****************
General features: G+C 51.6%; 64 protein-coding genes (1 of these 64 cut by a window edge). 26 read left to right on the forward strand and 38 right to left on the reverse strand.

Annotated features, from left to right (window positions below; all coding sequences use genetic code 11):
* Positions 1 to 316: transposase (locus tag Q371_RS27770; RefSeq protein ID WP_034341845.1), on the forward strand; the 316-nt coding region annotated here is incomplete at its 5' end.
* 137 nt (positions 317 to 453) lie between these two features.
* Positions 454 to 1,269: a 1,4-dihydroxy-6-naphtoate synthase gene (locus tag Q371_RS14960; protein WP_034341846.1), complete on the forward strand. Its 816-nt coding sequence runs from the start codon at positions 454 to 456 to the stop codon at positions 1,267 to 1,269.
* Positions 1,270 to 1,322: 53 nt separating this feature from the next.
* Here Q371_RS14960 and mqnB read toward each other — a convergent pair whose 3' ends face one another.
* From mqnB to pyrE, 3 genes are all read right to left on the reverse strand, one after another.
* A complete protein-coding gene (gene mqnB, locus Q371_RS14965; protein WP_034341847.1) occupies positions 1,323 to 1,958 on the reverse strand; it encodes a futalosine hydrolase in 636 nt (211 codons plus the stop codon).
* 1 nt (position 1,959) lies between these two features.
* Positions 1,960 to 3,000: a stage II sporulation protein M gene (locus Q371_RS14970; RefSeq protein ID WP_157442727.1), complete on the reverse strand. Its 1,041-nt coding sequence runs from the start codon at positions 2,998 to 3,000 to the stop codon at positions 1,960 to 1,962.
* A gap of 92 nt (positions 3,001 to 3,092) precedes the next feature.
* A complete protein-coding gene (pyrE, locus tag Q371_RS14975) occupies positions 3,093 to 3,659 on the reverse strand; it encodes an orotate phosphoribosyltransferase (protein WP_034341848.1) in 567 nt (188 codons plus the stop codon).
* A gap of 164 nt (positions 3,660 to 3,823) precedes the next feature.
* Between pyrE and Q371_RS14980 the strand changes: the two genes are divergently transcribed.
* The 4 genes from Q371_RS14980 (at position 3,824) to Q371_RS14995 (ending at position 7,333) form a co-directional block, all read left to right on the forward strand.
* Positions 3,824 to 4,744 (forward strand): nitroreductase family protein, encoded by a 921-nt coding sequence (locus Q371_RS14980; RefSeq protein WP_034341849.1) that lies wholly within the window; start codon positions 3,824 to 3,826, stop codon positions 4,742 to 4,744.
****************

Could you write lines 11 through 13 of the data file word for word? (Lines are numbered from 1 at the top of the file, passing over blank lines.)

* Positions 1,960 to 3,000: a stage II sporulation protein M gene (locus Q371_RS14970; RefSeq protein ID WP_157442727.1), complete on the reverse strand. Its 1,041-nt coding sequence runs from the start codon at positions 2,998 to 3,000 to the stop codon at positions 1,960 to 1,962.
* A gap of 92 nt (positions 3,001 to 3,092) precedes the next feature.
* A complete protein-coding gene (pyrE, locus tag Q371_RS14975) occupies positions 3,093 to 3,659 on the reverse strand; it encodes an orotate phosphoribosyltransferase (protein WP_034341848.1) in 567 nt (188 codons plus the stop codon).